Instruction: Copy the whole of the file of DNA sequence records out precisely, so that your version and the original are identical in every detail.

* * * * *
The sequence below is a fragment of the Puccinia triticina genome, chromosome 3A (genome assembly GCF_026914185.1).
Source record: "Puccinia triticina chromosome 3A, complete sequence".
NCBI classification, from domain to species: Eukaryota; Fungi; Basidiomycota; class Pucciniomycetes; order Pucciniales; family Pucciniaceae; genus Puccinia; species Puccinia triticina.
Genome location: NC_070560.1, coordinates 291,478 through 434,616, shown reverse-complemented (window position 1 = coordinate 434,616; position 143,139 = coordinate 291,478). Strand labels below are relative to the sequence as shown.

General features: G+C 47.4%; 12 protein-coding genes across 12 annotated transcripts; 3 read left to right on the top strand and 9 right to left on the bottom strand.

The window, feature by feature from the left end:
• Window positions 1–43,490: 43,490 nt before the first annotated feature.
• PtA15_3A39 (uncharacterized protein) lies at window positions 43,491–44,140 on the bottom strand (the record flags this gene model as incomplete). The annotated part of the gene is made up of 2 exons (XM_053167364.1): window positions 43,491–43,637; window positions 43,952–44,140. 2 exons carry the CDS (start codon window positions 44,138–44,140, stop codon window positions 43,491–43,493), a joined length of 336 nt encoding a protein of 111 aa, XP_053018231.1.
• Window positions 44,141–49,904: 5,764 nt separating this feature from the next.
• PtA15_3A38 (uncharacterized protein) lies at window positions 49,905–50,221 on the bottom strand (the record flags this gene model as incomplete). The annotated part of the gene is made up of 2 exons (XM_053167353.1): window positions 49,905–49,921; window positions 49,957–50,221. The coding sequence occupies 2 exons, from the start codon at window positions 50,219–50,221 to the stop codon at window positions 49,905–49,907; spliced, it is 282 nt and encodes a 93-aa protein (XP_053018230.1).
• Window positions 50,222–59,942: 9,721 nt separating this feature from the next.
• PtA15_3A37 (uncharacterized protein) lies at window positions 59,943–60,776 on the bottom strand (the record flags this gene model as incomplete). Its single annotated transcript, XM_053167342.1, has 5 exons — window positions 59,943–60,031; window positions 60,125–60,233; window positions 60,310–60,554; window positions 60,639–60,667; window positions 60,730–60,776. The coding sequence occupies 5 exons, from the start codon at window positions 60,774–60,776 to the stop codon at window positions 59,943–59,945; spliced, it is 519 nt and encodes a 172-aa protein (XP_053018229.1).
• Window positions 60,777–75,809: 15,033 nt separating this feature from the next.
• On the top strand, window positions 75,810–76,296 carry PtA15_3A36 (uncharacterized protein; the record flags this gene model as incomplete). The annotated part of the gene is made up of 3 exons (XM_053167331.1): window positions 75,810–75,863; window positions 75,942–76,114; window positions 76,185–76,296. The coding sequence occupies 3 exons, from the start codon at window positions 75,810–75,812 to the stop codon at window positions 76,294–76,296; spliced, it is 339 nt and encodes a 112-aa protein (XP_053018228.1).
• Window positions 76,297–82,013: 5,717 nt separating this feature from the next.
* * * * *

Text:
The sequence below is a fragment of the Puccinia triticina genome, chromosome 3A (genome assembly GCF_026914185.1).
Source record: "Puccinia triticina chromosome 3A, complete sequence".
NCBI classification, from domain to species: Eukaryota; Fungi; Basidiomycota; class Pucciniomycetes; order Pucciniales; family Pucciniaceae; genus Puccinia; species Puccinia triticina.
Genome location: NC_070560.1, coordinates 291,478 through 434,616, shown reverse-complemented (window position 1 = coordinate 434,616; position 143,139 = coordinate 291,478). Strand labels below are relative to the sequence as shown.

General features: G+C 47.4%; 12 protein-coding genes across 12 annotated transcripts; 3 read left to right on the top strand and 9 right to left on the bottom strand.

The window, feature by feature from the left end:
• Window positions 1–43,490: 43,490 nt before the first annotated feature.
• PtA15_3A39 (uncharacterized protein) lies at window positions 43,491–44,140 on the bottom strand (the record flags this gene model as incomplete). The annotated part of the gene is made up of 2 exons (XM_053167364.1): window positions 43,491–43,637; window positions 43,952–44,140. 2 exons carry the CDS (start codon window positions 44,138–44,140, stop codon window positions 43,491–43,493), a joined length of 336 nt encoding a protein of 111 aa, XP_053018231.1.
• Window positions 44,141–49,904: 5,764 nt separating this feature from the next.
• PtA15_3A38 (uncharacterized protein) lies at window positions 49,905–50,221 on the bottom strand (the record flags this gene model as incomplete). The annotated part of the gene is made up of 2 exons (XM_053167353.1): window positions 49,905–49,921; window positions 49,957–50,221. The coding sequence occupies 2 exons, from the start codon at window positions 50,219–50,221 to the stop codon at window positions 49,905–49,907; spliced, it is 282 nt and encodes a 93-aa protein (XP_053018230.1).
• Window positions 50,222–59,942: 9,721 nt separating this feature from the next.
• PtA15_3A37 (uncharacterized protein) lies at window positions 59,943–60,776 on the bottom strand (the record flags this gene model as incomplete). Its single annotated transcript, XM_053167342.1, has 5 exons — window positions 59,943–60,031; window positions 60,125–60,233; window positions 60,310–60,554; window positions 60,639–60,667; window positions 60,730–60,776. The coding sequence occupies 5 exons, from the start codon at window positions 60,774–60,776 to the stop codon at window positions 59,943–59,945; spliced, it is 519 nt and encodes a 172-aa protein (XP_053018229.1).
• Window positions 60,777–75,809: 15,033 nt separating this feature from the next.
• On the top strand, window positions 75,810–76,296 carry PtA15_3A36 (uncharacterized protein; the record flags this gene model as incomplete). The annotated part of the gene is made up of 3 exons (XM_053167331.1): window positions 75,810–75,863; window positions 75,942–76,114; window positions 76,185–76,296. The coding sequence occupies 3 exons, from the start codon at window positions 75,810–75,812 to the stop codon at window positions 76,294–76,296; spliced, it is 339 nt and encodes a 112-aa protein (XP_053018228.1).
• Window positions 76,297–82,013: 5,717 nt separating this feature from the next.